All this evidence pointed in one direction: there must be a specific target or 'receptor' for THC in some brain cells. But why should there be a receptor in the brain purely to react to a substance that is not found there? Could millions of years of evolution have produced a receptor just to get humans high? It seemed unlikely.
The next piece in the jigsaw was found, as many scientific advances are, by accident. An American team stumbled on the cannabinoid receptor while looking for something else. Tom Bonner and his colleagues at the National Institute of Mental Health in Maryland were interested in receptors that respond to a natural molecule called 'substance P', responsible for transmitting pain signals between nerves.
Dr Bonner's group found a receptor that did not respond to substance P - or any other natural brain chemical. For more than a year this 'orphan' receptor remained a mystery. But when the researchers looked at how it was distributed in the brain, they realised that it matched the pattern for cannabinoid binding sites. Further experiments confirmed that the receptor responded to THC.
The researchers, therefore, knew the structure of the receptor, but still did not know why the receptors were there. 'There must be something in the brain which acts on them, and so the search was on,' Dr Pertwee says. Now, the combined efforts of the Jerusalem and Aberdeen teams have come up with anandamide. It was not an easy task - 'like looking for a needle in a haystack', Dr Pertwee says. 'The brain is chock-a-block with active chemicals.' Professor Mechoulam's group purified minute amounts of fat-soluble chemicals obtained from pigs' brains. These were sent to Aberdeen, where Dr Pertwee had developed highly sensitive tests to find out whether any of them acted like cannabinoids. Among the candidate compounds was anandamide. 'There wasn't even enough to see in the bottom of the vial, but we hit on the right dose straight away - and it behaved just like a cannabinoid,' Dr Pertwee says.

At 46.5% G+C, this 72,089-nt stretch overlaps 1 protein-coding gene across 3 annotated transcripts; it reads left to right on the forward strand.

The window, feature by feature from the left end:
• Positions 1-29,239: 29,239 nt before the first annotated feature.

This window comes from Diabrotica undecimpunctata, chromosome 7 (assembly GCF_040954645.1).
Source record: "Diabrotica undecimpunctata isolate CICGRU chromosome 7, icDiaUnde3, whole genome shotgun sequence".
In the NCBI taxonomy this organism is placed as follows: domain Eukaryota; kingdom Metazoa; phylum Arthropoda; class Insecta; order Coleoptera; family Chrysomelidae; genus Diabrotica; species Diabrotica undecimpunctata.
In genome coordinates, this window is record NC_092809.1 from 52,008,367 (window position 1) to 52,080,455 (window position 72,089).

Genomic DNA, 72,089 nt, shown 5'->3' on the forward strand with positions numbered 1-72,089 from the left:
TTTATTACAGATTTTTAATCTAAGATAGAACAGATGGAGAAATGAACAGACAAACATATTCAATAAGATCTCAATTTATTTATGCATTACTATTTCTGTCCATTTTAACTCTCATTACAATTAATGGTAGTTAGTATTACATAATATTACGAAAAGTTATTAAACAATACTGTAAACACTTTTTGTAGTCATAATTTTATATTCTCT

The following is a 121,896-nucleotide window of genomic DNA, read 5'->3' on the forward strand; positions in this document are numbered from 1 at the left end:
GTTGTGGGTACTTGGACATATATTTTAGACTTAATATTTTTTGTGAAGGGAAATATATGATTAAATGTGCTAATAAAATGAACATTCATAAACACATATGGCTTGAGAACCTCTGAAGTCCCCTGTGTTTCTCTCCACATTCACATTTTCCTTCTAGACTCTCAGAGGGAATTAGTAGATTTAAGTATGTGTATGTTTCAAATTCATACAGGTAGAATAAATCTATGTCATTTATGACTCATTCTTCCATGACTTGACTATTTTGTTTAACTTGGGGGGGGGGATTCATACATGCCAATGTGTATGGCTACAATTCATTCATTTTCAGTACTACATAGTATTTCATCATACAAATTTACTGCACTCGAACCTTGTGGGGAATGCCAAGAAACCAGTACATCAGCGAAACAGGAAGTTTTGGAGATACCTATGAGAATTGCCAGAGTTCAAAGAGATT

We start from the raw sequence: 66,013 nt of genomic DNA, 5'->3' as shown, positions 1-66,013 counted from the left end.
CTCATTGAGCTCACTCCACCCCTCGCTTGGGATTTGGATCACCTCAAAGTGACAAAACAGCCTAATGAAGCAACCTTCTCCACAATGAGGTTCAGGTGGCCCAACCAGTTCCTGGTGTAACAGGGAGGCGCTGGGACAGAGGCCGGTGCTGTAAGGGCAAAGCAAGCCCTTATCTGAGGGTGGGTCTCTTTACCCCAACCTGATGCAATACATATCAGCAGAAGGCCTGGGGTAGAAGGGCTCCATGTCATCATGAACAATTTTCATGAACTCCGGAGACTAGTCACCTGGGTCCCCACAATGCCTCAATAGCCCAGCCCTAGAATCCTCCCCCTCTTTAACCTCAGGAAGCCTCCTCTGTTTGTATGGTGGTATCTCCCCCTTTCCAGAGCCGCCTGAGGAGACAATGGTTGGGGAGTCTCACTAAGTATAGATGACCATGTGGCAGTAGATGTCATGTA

When the chemists in Israel attempted to create the compound in the laboratory, they found to their great relief that it had the same properties as the minuscule amount of chemical they had extracted from pigs' brains. The last piece of the puzzle had fallen into place.
Anandamide is chemically quite different from THC and other cannabinoids. Its shape resembles a hairpin, and bears only a fleeting similarity to the cannabinoid structure. This is not uncommon: morphine, also extracted from a plant, the opium poppy, bears little resemblance to the chemical in the brain that it mimics.
As ever in science, more questions remain. 'We need to know where anandamide is, and if - as we suspect - it is a mediator of brain activity, what does it mediate?' Dr Pertwee says. Since cannabis affects so many functions, including memory, perception, mood and movement, he suggests that anandamide may play a role in mental disorders such as schizophrenia and